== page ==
Scott's Weblog The weblog of an IT pro focusing on cloud computing, Kubernetes, Linux, containers, and networking

New Year, New Adventure

I’ll skip the build-up and jump straight to the whole point of this post: a once-in-a-lifetime opportunity has come up and I’m embarking on a new adventure starting in early 2020. No, I’m not changing jobs…but I am changing time zones.

Sometime in the next month or two (dates are still being finalized), I’ll be temporarily relocating to Tokyo, Japan, to help build out VMware’s Cloud Native Field Engineering team to provide consulting and professional services around cloud-native technologies and modern application platforms for customers in Japan. Basically, my charter is to replicate the former Heptio Field Engineering team (now the Cloud Native Field Engineering Practice within VMware) in Japan.

Accomplishing this feat will involve a variety of responsibilities: a pretty fair amount of training/enablement, engaging customers on the pre-sales side, helping lead projects on the post-sales (delivery) side, mentoring team members, performing some project management, probably some people management, and the infamous “other duties as required.” All in about six months (the initial duration of my assignment), and all while learning Japanese! No big deal, right?

I’m both simultaneously excited and scared. I’m excited by the idea of living in Tokyo, but let’s be honest—the language barrier is significant. I’ve already started learning Japanese, and I’ll be receiving language training in Japanese once I arrive in Tokyo. Even so, Japanese is considered one of the “harder” languages to learn for a native English speaker, and even though I’m already conscientiously studying my hiragana and katakana there is still so much I have yet to learn!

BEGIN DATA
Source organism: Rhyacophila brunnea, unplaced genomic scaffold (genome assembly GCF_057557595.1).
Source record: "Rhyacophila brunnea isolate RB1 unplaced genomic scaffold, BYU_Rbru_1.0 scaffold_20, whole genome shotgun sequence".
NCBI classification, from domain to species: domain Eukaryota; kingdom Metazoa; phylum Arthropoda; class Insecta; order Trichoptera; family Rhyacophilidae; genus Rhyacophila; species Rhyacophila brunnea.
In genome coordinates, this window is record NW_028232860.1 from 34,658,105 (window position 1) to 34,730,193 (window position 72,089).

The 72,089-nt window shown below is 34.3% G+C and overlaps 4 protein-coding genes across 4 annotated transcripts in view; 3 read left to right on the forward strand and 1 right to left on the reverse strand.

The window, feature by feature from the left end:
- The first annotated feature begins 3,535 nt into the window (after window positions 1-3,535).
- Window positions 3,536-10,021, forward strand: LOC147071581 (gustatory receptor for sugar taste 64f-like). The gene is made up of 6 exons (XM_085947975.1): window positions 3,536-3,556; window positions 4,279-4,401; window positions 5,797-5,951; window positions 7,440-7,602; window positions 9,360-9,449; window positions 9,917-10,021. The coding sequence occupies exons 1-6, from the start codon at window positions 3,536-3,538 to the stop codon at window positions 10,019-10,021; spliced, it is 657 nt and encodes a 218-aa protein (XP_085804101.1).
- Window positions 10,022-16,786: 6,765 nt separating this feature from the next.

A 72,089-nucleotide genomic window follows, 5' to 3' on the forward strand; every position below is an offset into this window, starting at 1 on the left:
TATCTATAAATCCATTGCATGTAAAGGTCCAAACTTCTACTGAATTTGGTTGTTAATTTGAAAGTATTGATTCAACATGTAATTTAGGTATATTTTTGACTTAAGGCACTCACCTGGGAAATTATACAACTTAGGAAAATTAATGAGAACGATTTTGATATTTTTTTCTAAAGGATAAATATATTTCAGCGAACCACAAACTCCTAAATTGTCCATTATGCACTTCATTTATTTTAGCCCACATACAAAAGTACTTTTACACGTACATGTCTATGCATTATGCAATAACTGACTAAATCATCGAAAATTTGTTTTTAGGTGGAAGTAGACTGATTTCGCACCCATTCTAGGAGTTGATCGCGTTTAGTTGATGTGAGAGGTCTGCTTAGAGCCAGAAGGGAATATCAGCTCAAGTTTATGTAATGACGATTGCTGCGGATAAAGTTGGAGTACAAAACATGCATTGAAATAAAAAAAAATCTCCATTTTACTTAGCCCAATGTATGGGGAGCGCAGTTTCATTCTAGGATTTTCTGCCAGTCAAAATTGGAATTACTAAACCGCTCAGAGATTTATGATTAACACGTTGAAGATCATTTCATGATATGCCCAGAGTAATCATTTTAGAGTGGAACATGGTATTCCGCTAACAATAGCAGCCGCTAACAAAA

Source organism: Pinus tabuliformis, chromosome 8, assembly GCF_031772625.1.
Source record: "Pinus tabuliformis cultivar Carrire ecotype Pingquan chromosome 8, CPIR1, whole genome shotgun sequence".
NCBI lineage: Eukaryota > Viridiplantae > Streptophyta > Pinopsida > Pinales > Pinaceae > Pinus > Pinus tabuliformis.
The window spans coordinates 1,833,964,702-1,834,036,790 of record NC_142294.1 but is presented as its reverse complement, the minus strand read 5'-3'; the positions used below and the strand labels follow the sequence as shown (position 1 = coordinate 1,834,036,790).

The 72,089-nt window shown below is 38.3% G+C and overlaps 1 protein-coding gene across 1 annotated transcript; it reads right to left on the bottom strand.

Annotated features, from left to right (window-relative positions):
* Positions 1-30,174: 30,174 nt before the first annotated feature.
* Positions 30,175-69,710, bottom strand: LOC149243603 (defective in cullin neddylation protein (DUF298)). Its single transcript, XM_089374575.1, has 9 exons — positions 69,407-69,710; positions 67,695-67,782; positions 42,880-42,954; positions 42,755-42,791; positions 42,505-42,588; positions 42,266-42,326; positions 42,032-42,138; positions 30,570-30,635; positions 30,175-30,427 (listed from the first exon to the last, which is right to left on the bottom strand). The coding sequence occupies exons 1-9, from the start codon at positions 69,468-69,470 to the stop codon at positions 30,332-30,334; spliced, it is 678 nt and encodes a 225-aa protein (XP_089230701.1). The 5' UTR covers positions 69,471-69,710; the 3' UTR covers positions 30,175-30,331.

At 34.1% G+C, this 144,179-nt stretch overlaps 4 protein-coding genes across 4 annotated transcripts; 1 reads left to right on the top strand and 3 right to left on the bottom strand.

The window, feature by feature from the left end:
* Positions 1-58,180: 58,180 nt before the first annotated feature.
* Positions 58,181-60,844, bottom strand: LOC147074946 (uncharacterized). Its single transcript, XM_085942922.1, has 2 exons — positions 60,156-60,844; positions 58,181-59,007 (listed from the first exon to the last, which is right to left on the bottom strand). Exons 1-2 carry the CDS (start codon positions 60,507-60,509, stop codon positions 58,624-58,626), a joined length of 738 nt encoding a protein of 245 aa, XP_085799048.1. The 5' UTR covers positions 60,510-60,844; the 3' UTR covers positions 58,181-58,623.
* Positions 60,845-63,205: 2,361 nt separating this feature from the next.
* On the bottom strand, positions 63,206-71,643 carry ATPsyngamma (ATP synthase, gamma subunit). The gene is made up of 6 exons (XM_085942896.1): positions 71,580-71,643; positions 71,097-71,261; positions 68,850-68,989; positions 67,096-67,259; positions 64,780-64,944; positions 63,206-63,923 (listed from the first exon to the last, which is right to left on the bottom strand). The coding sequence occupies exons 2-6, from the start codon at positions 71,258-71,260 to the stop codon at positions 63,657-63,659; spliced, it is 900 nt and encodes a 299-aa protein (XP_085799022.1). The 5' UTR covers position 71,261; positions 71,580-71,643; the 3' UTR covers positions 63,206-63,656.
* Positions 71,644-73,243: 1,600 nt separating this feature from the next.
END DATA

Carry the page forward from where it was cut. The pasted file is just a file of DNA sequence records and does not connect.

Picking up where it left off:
Because so much of my “mental capacity” will be taken up learning Japanese, finding my way around Tokyo, and such, I’ve decided to simplify some aspects of how I use technology on a daily basis. The most significant change is that I’ve moved back to macOS from Linux. While I love Linux, I just don’t have time to deal with the annoying little issues that crop up on a fairly regular basis. I need things to just work. While macOS isn’t perfect (not by a long shot!), things do tend to just work (generally). I also switched back to an iPhone (I bought an iPhone 11 Pro) from Android (I had been using a Google Pixel 3).

Perhaps the biggest drawback of this assignment is that Crystal will not be joining me in Tokyo. Her real estate business here in the Denver metro area is finally taking off, and we agreed that taking time off to be with me in Tokyo would be very detrimental. While I will miss her immensely, I also want to make sure she has the opportunity to be successful in her career. Instead, she’ll regularly come to Tokyo to see me and spend some time with me, and I’ll be back in the US to visit her at least once (possibly more) during my assignment in Japan. We’ll also stay in touch via things like FaceTime (one reason I switched back to an iPhone—yes, I know there are alternatives, but again I need things to just work) and other mechanisms. If you’ve been part of a long distance relationship like this, I’d love to hear from you about things you did to help stay close (emotionally).

I will, of course, continue blogging as frequently as possible. (Don’t worry, I’ll still blog in English.) I’ll still be active on Twitter, and you’ll still be able to connect with me on the Kubernetes Slack community. The time difference may make it difficult for US-based folks to stay in touch, but I’m sure we can figure it out.

So what do you think—am I crazy? I’d love to hear from you, so if you have tips on learning Japanese, suggestions for things I should do while I’m in Tokyo, or if you just want to say hi, hit me up on Twitter.

Metadata and Navigation

Be social and share this post!